It all sounds so political, but in fact it is the essence of spiritual concern. Any approach that dehumanizes our opponents, within or without the Jewish community, violates the intentions of our Creator. Any approach that reduces the state of Israel to a litmus test compromises its real and metaphoric roles as the destination of the in-gathering. Any silence that allows extremism an uncontested platform abandons the pursuit of justice, which is never without dissent.

The 10th anniversary of Sept. 11 occurs in the very heart of Elul, the month of introspection and outreach. The former is a profoundly personal and solitary endeavor. The latter cannot be accomplished alone. They both lead, of necessity, to a place between extremes – of collective engagement, personal honesty and acknowledgment of differences. They both lead to the bright lines between our theologies and the bright light we all yearn to shine. They both lead to a rediscovery of trust in the future and of the role each of us plays in promoting a better world that the one we know.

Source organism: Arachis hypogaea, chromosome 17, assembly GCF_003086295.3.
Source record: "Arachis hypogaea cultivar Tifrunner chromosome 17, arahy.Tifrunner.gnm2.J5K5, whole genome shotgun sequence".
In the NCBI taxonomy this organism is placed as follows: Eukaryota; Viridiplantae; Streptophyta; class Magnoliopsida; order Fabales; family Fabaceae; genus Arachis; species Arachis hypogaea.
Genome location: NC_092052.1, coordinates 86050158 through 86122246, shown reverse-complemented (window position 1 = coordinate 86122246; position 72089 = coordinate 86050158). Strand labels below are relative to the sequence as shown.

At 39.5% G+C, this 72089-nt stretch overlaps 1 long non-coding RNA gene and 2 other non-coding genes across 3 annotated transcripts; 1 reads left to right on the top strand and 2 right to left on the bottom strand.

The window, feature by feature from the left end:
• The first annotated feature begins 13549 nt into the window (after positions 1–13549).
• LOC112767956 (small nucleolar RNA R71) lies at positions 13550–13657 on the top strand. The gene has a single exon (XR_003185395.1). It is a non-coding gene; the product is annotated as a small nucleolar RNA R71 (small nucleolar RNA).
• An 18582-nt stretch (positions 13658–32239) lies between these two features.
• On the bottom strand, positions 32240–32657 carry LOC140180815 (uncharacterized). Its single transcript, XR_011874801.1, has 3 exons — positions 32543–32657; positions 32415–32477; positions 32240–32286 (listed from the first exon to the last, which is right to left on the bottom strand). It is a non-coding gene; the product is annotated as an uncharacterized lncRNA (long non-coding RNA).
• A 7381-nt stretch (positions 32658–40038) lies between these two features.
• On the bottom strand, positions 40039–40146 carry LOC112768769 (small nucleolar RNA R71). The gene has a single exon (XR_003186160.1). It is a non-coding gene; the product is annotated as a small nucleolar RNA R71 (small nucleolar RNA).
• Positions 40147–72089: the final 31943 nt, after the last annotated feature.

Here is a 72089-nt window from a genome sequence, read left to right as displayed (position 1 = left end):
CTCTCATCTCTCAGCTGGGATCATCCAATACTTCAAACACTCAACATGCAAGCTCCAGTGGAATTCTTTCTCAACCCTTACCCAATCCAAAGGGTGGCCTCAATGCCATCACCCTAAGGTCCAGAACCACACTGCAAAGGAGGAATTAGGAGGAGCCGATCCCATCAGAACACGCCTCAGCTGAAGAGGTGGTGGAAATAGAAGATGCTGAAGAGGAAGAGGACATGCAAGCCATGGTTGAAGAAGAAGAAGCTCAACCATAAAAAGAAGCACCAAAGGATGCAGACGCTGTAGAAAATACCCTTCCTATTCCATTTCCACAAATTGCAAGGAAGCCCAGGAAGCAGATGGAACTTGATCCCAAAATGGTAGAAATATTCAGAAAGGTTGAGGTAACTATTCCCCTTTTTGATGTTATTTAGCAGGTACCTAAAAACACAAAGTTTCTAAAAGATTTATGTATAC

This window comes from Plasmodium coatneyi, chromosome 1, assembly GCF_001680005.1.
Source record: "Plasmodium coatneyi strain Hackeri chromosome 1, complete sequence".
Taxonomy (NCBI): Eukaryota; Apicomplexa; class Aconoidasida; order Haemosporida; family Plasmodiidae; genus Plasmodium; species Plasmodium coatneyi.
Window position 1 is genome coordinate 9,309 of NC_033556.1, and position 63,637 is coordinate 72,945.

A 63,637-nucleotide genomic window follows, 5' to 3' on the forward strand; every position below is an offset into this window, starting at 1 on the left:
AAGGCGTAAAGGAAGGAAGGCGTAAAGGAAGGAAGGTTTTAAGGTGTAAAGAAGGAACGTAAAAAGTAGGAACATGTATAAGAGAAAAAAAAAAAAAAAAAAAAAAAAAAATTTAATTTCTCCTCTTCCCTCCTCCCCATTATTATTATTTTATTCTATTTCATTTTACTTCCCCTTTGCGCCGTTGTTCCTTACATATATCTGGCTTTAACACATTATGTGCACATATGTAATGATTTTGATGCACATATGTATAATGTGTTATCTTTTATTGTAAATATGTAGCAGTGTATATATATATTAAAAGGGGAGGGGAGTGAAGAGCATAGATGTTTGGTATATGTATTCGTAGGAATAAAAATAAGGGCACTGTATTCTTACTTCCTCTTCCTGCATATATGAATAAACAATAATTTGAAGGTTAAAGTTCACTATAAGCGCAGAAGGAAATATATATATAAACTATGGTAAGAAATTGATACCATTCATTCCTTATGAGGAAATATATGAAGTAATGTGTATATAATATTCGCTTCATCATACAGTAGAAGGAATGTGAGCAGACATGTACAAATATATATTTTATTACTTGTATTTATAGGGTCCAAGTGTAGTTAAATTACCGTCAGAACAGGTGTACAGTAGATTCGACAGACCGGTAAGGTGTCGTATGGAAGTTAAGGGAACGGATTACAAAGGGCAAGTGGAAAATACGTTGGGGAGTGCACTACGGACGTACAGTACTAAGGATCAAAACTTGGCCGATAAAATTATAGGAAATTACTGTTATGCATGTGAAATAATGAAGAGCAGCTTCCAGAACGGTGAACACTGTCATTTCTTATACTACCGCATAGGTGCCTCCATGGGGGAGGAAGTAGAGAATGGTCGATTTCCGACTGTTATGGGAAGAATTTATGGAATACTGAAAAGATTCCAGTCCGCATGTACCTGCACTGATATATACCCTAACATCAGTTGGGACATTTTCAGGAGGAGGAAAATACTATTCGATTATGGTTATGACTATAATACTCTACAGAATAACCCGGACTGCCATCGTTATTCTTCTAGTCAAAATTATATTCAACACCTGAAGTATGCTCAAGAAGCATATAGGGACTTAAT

Rabbi Jack Moline is the spiritual leader of Agudas Achim Congregation in Alexandria.

Do you think we are ready to forgive? Please leave your opinion in the comments section below.

(c) Rabbi Jason Miller | http://blog.rabbijason.com | Twitter: @RabbiJason | facebook.com/rabbijasonmiller

Perfection is Hard to Come By

While I often write about sports on this blog, I have always done so through a Jewish perspective. In fact, everything I write on this blog I write through a Jewish perspective.